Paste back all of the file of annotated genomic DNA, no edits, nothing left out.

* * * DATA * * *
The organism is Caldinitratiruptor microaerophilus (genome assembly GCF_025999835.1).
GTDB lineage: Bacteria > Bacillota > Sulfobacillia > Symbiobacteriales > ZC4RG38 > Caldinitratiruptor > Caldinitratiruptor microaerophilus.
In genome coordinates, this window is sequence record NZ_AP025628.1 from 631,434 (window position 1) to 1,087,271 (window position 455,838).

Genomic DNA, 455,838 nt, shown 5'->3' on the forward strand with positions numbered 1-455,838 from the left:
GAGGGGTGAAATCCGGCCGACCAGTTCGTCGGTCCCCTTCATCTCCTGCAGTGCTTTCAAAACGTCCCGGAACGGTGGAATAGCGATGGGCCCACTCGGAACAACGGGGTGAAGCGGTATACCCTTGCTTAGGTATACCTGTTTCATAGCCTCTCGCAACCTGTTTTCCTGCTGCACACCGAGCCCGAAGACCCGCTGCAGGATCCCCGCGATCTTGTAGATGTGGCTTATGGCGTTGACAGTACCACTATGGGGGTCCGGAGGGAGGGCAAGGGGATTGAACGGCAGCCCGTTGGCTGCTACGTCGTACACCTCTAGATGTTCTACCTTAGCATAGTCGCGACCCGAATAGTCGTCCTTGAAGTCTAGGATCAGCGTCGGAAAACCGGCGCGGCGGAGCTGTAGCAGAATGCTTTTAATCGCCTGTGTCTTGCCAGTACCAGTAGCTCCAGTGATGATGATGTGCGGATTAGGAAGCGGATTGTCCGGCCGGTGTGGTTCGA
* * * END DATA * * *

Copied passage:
The organism is Caldinitratiruptor microaerophilus (genome assembly GCF_025999835.1).
GTDB lineage: Bacteria > Bacillota > Sulfobacillia > Symbiobacteriales > ZC4RG38 > Caldinitratiruptor > Caldinitratiruptor microaerophilus.
In genome coordinates, this window is sequence record NZ_AP025628.1 from 631,434 (window position 1) to 1,087,271 (window position 455,838).

Genomic DNA, 455,838 nt, shown 5'->3' on the forward strand with positions numbered 1-455,838 from the left:
GAGGGGTGAAATCCGGCCGACCAGTTCGTCGGTCCCCTTCATCTCCTGCAGTGCTTTCAAAACGTCCCGGAACGGTGGAATAGCGATGGGCCCACTCGGAACAACGGGGTGAAGCGGTATACCCTTGCTTAGGTATACCTGTTTCATAGCCTCTCGCAACCTGTTTTCCTGCTGCACACCGAGCCCGAAGACCCGCTGCAGGATCCCCGCGATCTTGTAGATGTGGCTTATGGCGTTGACAGTACCACTATGGGGGTCCGGAGGGAGGGCAAGGGGATTGAACGGCAGCCCGTTGGCTGCTACGTCGTACACCTCTAGATGTTCTACCTTAGCATAGTCGCGACCCGAATAGTCGTCCTTGAAGTCTAGGATCAGCGTCGGAAAACCGGCGCGGCGGAGCTGTAGCAGAATGCTTTTAATCGCCTGTGTCTTGCCAGTACCAGTAGCTCCAGTGATGATGATGTGCGGATTAGGAAGCGGATTGTCCGGCCGGTGTGGTTCGA